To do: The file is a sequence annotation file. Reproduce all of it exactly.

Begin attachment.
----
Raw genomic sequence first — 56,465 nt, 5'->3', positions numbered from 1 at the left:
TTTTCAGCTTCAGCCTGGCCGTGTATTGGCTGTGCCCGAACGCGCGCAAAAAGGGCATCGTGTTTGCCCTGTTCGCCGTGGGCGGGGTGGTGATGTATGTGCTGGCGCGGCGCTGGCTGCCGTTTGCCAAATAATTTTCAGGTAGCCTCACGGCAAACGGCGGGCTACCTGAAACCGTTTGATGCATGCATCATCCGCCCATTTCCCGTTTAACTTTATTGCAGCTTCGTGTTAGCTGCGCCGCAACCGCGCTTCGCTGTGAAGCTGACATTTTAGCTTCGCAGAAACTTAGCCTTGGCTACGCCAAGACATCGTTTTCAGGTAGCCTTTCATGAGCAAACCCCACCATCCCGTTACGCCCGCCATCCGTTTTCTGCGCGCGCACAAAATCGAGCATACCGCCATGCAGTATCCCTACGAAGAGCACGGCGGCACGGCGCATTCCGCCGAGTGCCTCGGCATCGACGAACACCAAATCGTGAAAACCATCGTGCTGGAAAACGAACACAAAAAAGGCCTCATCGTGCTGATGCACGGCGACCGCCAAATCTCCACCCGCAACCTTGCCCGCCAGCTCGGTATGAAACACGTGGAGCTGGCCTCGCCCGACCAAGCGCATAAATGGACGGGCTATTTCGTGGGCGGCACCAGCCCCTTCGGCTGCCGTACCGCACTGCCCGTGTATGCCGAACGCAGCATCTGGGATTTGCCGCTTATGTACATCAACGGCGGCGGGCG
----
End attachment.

Raw genomic sequence first — 56,465 nt, 5'->3', positions numbered from 1 at the left:
TTTTCAGCTTCAGCCTGGCCGTGTATTGGCTGTGCCCGAACGCGCGCAAAAAGGGCATCGTGTTTGCCCTGTTCGCCGTGGGCGGGGTGGTGATGTATGTGCTGGCGCGGCGCTGGCTGCCGTTTGCCAAATAATTTTCAGGTAGCCTCACGGCAAACGGCGGGCTACCTGAAACCGTTTGATGCATGCATCATCCGCCCATTTCCCGTTTAACTTTATTGCAGCTTCGTGTTAGCTGCGCCGCAACCGCGCTTCGCTGTGAAGCTGACATTTTAGCTTCGCAGAAACTTAGCCTTGGCTACGCCAAGACATCGTTTTCAGGTAGCCTTTCATGAGCAAACCCCACCATCCCGTTACGCCCGCCATCCGTTTTCTGCGCGCGCACAAAATCGAGCATACCGCCATGCAGTATCCCTACGAAGAGCACGGCGGCACGGCGCATTCCGCCGAGTGCCTCGGCATCGACGAACACCAAATCGTGAAAACCATCGTGCTGGAAAACGAACACAAAAAAGGCCTCATCGTGCTGATGCACGGCGACCGCCAAATCTCCACCCGCAACCTTGCCCGCCAGCTCGGTATGAAACACGTGGAGCTGGCCTCGCCCGACCAAGCGCATAAATGGACGGGCTATTTCGTGGGCGGCACCAGCCCCTTCGGCTGCCGTACCGCACTGCCCGTGTATGCCGAACGCAGCATCTGGGATTTGCCGCTTATGTACATCAACGGCGGCGGGCG